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Retail sales slow in February but outlook still positive

Retail sales showed robust growth in February as positive economic fundamentals continue to underpin consumer spending and confidence. According to the ONS, retail sales were up by 5.1% (volume, exc. automotive fuel), the 23rd consecutive month of year-on-year growth and the longest period of sustained growth since May 2008 when there were 31 periods of growth. The underlying pattern in the three month on three month movement in the quantity bought continued to show growth for the 24th consecutive month, increasing by 2.0% - but slowing from the 12 year high in the three months to January.

These latest figures show retail sales slowing a tad but remaining robust by historical standards. We remain upbeat on the strength of future retail sales with rising real incomes, record levels of employment and strong consumer confidence supporting spending over the course of the year. We forecast consumer spending to rise at an annual rate of c.3.0-3.5% in 2015.

Low inflation and nominal wage growth is boosting households’ real incomes. Falling prices across non-discretionary items of the consumer basket such as petrol, food and utility bills, is boosting disposable income. Average store prices (including petrol stations) fell for the eighth consecutive month, falling by 3.6% in February 2015 compared with February 2014. This is the largest year-on-year fall since consistent records began in 1997. The largest downward contribution came from petrol stations, which fell by 15.5%, the largest year-on-year fall in this store type on record. Even excluding petrol, shop prices fell by an annual 2% - consistent with the BRC’s Shop Price Index which recorded deflation of 1.7% in February.

Deflationary pressure has been particularly strong across the food sector which has seen prices fall because of intense competition from the discounters and the impact of softer commodity prices and cheaper imports being passed on to consumers.

Chart 1: Shop prices have fallen sharply

Chart 1

Source: BRC-Nielsen

Online sales continued to perform strongly, up 10.3% year-on-year (value, non-seasonally adjusted). Online sales accounted for 11.6% of total retail sales in February. Average weekly spending for online retail reached £684.2 million in February, up from £620.2 million in the same month last year. February was the lowest average weekly spending month in 2014 for online and total retail.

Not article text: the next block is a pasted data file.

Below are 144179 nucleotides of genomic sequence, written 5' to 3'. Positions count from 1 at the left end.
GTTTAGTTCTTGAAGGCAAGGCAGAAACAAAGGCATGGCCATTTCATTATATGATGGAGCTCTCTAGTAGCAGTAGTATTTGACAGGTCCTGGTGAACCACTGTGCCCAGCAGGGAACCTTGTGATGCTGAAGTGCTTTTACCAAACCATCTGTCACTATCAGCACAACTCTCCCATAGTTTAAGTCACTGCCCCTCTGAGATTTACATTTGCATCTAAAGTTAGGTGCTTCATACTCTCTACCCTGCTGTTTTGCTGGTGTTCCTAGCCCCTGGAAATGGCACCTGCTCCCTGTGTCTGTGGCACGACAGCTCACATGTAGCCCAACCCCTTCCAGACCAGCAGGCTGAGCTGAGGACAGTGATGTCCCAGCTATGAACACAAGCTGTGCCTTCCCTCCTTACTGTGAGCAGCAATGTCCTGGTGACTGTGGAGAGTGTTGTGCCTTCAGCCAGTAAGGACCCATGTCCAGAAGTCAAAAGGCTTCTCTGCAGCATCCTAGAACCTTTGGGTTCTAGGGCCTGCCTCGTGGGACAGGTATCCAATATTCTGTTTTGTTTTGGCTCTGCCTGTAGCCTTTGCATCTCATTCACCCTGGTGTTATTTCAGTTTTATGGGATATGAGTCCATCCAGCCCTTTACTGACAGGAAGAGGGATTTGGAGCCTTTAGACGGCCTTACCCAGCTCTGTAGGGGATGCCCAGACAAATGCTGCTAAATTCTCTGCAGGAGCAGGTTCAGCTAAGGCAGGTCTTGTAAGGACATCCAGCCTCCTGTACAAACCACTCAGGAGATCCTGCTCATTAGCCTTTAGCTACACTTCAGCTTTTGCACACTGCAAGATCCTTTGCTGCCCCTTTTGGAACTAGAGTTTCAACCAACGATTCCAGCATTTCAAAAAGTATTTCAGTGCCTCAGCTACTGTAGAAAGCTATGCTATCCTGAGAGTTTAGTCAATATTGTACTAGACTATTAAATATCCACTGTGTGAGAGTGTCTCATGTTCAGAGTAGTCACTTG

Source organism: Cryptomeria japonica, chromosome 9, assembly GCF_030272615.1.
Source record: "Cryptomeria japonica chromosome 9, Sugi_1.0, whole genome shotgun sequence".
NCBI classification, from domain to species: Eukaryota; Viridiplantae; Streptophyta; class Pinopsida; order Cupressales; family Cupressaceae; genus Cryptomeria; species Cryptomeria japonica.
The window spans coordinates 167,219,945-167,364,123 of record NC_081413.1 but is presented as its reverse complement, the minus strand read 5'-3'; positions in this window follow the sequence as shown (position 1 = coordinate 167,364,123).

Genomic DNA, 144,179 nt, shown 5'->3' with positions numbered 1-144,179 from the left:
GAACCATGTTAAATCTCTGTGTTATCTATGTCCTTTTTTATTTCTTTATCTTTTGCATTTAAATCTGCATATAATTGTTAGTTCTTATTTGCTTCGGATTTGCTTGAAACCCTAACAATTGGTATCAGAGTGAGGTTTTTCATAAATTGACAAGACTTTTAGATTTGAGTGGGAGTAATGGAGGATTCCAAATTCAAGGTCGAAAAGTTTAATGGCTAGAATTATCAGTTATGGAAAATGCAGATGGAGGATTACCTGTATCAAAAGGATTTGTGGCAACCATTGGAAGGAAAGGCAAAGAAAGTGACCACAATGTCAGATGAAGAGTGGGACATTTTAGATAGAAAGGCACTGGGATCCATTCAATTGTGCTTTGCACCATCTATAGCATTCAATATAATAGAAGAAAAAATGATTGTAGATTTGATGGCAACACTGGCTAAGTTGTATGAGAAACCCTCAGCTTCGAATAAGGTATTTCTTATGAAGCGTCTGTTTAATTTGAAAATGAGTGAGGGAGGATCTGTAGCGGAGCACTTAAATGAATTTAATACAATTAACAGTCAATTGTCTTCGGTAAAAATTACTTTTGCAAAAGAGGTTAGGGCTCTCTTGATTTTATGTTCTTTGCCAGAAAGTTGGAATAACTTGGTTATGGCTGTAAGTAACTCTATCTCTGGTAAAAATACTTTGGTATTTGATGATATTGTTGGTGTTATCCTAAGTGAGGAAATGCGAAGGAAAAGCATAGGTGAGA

The latest data for consumer confidence showed a notable rise in March 2015. All five measures for consumer confidence increased with the overall measure reaching +4 – the highest for almost 13 years. This bodes well for spending in the first quarter of 2015. The trajectory of consumer confidence can act as a useful forward looking indicator for the path of consumer spending (chart 2).

Chart 2: Retail Sales (3m vs. prev 3m) and consumer

Chart 2

Source: ONS, GfK, Retail Economics analysis

We remain confident that household goods and consumer electricals will benefit from stronger underlying conditions for consumers. Although the housing market slowed towards the end of 2014, stamp duty reforms, record low mortgage rates and increasing supply of credit will revitalise house moves in the coming months. Furniture, flooring and household goods are likely to be major benefactors. More competitive personal loan rates will spur on demand for big-ticket items such as kitchens and bathrooms.

However, with the General election in May becoming ever-present, consumers may feel more cautious about spending in the immediate future. This has not yet been reflected in consumer confidence measures but, nevertheless, we see this as a potential risk given a hung parliament and the impending period of uncertainty is likely.

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